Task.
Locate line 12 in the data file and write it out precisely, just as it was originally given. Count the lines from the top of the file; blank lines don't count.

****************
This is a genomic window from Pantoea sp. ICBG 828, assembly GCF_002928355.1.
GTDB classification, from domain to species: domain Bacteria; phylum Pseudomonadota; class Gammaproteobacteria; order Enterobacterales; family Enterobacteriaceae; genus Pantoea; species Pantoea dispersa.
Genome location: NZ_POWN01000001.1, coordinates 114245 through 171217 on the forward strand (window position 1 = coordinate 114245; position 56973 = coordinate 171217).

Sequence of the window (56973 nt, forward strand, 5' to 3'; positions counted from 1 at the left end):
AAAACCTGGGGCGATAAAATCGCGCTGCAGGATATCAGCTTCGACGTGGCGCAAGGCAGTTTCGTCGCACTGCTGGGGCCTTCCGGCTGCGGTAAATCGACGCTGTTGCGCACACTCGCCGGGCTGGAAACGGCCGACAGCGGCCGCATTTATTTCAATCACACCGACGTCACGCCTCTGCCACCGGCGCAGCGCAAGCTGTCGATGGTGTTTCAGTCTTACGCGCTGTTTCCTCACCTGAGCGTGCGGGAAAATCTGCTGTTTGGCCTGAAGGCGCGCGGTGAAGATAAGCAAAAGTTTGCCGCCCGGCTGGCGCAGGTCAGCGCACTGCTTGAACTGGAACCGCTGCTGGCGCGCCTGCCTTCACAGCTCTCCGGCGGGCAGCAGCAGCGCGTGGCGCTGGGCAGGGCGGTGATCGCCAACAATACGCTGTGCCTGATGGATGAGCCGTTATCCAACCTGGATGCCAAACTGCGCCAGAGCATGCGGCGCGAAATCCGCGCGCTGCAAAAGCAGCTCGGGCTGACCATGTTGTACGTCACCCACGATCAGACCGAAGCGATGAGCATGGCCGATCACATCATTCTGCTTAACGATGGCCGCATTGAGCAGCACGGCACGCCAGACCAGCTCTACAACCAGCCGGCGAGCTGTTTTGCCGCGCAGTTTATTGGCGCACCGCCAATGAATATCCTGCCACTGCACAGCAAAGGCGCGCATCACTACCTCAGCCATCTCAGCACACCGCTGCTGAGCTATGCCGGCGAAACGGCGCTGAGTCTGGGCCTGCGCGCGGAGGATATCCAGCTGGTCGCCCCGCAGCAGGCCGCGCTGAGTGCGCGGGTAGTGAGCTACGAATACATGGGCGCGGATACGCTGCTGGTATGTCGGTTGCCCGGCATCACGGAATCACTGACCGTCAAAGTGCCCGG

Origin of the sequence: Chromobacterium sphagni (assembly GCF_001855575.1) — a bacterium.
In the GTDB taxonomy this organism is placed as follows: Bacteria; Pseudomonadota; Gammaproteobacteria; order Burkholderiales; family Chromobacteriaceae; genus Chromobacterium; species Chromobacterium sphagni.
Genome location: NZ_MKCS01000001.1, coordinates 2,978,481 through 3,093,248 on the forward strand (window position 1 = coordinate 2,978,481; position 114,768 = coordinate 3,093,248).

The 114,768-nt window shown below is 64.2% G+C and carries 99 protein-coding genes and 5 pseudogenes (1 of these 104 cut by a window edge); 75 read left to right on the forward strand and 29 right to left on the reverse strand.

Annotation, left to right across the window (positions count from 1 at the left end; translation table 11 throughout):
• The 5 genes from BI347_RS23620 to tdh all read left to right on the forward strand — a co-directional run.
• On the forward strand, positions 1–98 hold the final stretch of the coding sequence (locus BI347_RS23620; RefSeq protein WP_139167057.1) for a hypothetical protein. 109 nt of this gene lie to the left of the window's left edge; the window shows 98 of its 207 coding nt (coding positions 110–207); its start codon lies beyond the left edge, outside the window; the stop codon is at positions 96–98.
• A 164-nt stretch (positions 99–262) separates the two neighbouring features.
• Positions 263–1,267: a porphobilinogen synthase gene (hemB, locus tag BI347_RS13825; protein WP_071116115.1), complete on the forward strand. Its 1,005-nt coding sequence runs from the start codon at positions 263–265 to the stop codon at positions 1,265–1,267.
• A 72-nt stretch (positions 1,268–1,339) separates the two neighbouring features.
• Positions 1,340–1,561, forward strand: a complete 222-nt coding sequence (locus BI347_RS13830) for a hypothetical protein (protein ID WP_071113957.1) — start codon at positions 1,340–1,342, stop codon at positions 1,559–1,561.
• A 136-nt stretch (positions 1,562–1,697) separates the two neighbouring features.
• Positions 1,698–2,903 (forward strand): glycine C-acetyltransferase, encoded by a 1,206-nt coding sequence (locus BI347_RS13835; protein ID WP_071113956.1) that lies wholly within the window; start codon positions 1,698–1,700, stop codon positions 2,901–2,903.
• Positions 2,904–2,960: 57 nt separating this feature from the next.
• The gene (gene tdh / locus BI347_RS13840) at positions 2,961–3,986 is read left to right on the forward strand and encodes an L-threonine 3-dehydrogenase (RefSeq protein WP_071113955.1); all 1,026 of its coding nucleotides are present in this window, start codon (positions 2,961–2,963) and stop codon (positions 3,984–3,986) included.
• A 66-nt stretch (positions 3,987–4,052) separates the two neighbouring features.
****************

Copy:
• On the forward strand, positions 1–98 hold the final stretch of the coding sequence (locus BI347_RS23620; RefSeq protein WP_139167057.1) for a hypothetical protein. 109 nt of this gene lie to the left of the window's left edge; the window shows 98 of its 207 coding nt (coding positions 110–207); its start codon lies beyond the left edge, outside the window; the stop codon is at positions 96–98.